Now tech bros still wax optimistic about artificial intelligence and crypto, but many of us don’t feel it. Those who worry about the climate crisis and don’t own Tesla stock (most people) feel a lot less cheerful about human cleverness and the capacity of the future to deliver a better life. These planes invite us to dream about progress again. And they’re weird-looking in a beautiful way—a reminder, as Bill McKibben has been arguing for years, that the climate crisis demands some change to our aesthetic.
Many climate activists and environmentally conscious global citizens eschew—or minimize—plane travel because of the carbon impact. Aviation is also a righteous target for left critics of the environmental toll of consumerism, since the vast majority of flights are taken by society’s richest people, and climate activists have for this reason singled out the private jet for special ire (through both direct action and social media accounts dedicated to shaming celebrities like Taylor Swift who seem to use private aviation as casually as you or I might hail an Uber).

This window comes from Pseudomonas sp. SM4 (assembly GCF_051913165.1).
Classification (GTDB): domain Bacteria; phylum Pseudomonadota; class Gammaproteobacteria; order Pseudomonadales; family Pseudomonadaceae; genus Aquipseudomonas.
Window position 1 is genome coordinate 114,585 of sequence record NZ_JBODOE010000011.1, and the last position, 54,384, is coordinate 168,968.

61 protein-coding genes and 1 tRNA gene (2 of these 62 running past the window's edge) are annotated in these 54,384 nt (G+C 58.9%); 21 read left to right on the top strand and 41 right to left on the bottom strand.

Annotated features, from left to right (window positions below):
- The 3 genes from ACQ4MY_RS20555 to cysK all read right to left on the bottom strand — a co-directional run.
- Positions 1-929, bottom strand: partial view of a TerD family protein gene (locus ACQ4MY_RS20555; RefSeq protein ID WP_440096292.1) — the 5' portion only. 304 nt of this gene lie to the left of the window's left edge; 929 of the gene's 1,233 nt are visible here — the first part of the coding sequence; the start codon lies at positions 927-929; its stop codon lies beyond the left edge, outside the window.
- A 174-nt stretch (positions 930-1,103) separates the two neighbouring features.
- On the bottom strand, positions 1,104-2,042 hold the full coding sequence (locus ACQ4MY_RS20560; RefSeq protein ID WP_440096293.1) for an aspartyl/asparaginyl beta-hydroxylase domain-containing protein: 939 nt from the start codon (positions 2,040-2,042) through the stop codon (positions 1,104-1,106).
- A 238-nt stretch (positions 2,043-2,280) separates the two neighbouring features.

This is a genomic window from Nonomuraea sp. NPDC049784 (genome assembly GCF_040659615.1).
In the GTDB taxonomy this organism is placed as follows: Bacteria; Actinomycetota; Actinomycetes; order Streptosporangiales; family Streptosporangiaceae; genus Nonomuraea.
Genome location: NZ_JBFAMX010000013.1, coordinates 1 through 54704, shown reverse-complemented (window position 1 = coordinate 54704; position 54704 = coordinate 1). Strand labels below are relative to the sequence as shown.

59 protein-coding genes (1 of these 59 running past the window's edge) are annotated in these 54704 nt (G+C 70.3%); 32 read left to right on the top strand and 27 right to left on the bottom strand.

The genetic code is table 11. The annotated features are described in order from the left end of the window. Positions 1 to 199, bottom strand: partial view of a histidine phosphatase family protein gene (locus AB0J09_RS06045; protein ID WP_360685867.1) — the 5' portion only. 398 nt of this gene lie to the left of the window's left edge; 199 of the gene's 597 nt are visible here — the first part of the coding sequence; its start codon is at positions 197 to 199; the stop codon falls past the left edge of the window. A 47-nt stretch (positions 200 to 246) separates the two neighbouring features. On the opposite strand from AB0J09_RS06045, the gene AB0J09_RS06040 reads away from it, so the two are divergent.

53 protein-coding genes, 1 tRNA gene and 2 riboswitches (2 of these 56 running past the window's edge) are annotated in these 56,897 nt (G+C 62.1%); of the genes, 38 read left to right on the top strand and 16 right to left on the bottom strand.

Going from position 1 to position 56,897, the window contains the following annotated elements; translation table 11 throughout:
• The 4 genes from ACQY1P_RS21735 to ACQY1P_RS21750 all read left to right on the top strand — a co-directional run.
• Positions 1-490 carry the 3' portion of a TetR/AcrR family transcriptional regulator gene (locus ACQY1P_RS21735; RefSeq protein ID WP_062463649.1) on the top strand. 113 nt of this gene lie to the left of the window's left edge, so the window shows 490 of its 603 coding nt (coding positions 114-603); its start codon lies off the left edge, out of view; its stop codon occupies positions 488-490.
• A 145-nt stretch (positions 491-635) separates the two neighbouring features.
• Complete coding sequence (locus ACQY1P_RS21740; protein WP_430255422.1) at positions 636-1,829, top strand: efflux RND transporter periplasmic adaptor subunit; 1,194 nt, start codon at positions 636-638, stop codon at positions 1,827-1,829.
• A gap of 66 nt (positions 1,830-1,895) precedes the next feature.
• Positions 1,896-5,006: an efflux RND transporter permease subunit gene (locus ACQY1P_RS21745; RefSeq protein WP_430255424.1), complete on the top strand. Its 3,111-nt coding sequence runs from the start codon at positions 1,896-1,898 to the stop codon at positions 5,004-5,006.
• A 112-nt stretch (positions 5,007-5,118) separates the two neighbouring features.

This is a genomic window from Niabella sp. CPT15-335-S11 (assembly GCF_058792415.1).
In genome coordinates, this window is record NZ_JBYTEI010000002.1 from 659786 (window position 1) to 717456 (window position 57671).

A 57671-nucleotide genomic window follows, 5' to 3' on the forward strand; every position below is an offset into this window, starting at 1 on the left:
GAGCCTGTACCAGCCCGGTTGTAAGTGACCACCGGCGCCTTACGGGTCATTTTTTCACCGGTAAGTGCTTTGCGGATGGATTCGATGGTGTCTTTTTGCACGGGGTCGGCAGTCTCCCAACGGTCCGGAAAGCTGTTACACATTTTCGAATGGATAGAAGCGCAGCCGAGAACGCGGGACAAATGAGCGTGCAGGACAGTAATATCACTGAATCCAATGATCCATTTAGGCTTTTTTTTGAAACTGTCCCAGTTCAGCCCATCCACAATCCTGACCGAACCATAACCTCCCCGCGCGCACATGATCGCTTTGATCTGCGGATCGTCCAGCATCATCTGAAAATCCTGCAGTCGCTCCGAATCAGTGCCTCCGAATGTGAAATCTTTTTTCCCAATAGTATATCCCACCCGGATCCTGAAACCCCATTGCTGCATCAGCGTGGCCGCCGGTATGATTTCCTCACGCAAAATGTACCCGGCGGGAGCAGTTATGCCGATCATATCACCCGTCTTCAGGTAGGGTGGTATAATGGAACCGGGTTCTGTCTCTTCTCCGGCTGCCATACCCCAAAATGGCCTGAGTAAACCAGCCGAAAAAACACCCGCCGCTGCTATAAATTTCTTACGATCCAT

Greta Thunberg famously doesn’t fly, and she’s not alone; last month a German scholar announced that he had lost his think tank job because he refused, on climate grounds, to fly all the way home from a research visit to Papua, New Guinea, instead planning a series of trains, buses, cars, ferries, taxis, and a couple shorter flights, which would have resulted in a journey of 35 days.